The rain fell softly in the distance.

Every drop created a melody that enchanted her mind into oblivion.

Rainy days were the best days, she thought. The drops danced off of the cobblestones as she sat at Baylon, reading Factotum by Charles Bukowski.

She looked at the cobblestones. Then back at the book. There was a lifespan of differences between the world outside, and the world of Bukowski.

The girl thought about her future—the vast openness of it both empowered and terrified her. She thought about Petrarch and how life would be so simple if defined in iambic pentameters, she wondered about Machiavelli and how life would be so entertaining if underlined by satire.

She took one last sip of her cappuccino, and got up. Deciding that today, Bukowski could take a backseat to Rome.

She walked down Via di S. Francesco a Ripa.

Sometimes she forgot how beautiful the city was.

Today was not one of those days.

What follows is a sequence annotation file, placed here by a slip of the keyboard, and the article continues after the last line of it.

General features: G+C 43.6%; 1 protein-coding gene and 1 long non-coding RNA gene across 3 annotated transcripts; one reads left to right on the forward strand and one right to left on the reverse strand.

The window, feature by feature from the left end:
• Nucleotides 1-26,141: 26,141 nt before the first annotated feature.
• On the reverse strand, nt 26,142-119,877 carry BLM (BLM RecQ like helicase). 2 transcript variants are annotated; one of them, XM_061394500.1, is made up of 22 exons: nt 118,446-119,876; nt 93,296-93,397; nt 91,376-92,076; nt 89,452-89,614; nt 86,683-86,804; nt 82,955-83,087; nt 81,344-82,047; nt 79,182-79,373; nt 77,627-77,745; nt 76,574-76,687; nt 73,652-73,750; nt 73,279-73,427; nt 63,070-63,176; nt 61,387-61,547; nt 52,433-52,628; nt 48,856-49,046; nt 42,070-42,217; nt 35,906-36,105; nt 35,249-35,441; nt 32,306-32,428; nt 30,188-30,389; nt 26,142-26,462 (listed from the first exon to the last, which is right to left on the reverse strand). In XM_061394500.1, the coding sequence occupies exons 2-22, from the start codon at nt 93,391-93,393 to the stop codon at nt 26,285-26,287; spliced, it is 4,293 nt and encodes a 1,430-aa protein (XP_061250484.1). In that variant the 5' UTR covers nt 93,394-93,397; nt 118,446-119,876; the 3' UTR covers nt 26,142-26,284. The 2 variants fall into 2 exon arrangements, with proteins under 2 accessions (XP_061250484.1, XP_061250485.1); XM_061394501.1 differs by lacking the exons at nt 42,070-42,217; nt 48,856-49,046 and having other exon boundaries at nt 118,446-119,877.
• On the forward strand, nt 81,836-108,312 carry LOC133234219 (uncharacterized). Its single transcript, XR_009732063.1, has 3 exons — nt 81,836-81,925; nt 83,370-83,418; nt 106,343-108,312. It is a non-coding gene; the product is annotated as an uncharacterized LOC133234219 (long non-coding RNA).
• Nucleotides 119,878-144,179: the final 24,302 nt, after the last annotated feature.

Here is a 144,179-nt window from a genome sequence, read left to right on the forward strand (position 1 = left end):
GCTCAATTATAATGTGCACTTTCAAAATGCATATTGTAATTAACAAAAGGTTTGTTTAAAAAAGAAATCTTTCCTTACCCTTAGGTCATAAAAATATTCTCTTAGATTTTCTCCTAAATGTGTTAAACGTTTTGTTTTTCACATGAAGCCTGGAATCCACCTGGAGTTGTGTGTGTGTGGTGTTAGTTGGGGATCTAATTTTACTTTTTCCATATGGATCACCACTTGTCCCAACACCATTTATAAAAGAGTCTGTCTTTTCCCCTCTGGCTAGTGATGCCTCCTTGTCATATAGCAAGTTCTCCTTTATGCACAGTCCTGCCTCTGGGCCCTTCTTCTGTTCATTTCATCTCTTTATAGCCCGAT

The rain was stopping. The sun was rising off in the distance. The aura of fresh cones and coffee wafted around her.

That was the thing about Rome—movement wasn’t valued over a single moment. The city echoed a past that the people could not. The girl lived for the stories the city could tell her, as well as those that were left unspoken.

Rome wasn’t just one story. One past. One history. It was strewn together the way our blood pumped through our veins. Each cobblestone a diastole and systole meshing into the heart of Rome.

She thought about all the authors and artists that had once lived here. She realised that none of them could be her future because all that had been said and done, painted and written and now she stood in front of the open street; an empty canvas waiting to come to life with the stroke of her future.